Currently, no tourists are allowed via land or air. There is no time frame for opening. Our best guess is that it will be open by the fall of 2021.
Bhutan plans to vaccinate the entire eligible population of 533,000 in a one-week period starting March 18th, 2021, though the exact dates could change.
The country has recorded less than 900 positive cases with a 99.76 percent recovery rate and only one death (of a terminally ill patient).
Bhutan is a small, landlocked nation located in the eastern Himalayas between India and the Tibetan portion of China. Its landscape ranges from subtropical plains and forests in the South to subalpine forests and snowy mountains of the Himalaya.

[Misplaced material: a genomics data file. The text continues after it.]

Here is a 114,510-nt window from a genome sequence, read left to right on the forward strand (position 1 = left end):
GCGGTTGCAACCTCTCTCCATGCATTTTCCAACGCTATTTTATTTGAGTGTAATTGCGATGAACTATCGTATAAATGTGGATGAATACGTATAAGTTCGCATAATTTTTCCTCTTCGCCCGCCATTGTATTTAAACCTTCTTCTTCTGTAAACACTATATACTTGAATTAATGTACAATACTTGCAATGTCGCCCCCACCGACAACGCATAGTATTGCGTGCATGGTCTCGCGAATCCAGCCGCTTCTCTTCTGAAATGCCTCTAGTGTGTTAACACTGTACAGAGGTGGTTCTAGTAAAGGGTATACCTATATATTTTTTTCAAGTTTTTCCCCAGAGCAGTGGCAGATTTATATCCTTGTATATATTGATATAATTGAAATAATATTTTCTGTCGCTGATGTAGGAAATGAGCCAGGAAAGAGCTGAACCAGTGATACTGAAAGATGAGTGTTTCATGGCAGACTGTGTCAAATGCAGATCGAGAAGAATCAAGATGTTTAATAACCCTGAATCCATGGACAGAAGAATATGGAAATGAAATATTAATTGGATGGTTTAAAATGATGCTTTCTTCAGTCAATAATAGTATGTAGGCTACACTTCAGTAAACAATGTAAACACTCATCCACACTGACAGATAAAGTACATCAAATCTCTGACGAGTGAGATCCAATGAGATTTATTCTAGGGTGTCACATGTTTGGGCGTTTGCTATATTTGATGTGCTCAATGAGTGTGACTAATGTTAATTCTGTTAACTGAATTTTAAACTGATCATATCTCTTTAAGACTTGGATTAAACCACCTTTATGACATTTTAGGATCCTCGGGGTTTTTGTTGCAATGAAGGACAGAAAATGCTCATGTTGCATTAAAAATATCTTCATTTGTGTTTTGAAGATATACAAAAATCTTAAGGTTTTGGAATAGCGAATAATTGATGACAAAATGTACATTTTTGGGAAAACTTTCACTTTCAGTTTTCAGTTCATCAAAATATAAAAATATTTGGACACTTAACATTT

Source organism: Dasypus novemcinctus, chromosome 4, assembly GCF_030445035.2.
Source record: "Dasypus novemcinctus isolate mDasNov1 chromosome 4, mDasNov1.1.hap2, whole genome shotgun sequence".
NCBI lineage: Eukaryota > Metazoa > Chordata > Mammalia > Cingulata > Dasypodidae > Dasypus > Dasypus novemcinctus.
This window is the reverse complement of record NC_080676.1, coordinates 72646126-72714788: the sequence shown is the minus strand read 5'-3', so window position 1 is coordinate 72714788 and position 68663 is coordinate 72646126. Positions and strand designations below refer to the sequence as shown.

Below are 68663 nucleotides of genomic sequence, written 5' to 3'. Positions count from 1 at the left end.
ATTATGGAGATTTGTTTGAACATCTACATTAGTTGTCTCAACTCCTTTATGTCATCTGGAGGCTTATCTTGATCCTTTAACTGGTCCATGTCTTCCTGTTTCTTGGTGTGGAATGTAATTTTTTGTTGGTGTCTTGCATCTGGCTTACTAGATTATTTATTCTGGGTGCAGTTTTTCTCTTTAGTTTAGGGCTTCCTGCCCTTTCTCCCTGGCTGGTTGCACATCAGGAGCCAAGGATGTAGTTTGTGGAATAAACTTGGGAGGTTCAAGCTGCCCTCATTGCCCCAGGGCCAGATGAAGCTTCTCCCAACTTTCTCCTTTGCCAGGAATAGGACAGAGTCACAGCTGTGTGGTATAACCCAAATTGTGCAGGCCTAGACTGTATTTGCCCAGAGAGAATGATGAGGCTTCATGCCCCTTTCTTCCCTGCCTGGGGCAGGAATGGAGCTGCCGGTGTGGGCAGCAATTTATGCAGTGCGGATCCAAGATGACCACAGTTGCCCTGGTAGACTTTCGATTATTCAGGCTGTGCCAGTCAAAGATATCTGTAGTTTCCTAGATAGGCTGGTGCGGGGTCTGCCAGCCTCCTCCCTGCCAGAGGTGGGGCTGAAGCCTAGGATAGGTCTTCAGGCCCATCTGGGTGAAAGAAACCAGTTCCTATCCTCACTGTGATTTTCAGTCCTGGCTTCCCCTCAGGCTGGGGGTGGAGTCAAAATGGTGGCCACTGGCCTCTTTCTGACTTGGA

There are so many that it’s hard to quantify, but here’s a few major benefits: 1) the tour is customized for your interests, which means you get to see and do the things you’re most interested in. 2) you’re not running on a fixed daily schedule, which means you have flexibility to stay as long as you want or move on early from something or even skip it altogether if that’s what you decide on the spot. 3) We’re able to design the activities at popular sights to avoid the crowds!
Yes, it is a government regulation that you must use a licensed tour operator to book your travel to Bhutan or one of their international partners–such as Red Lantern Journeys.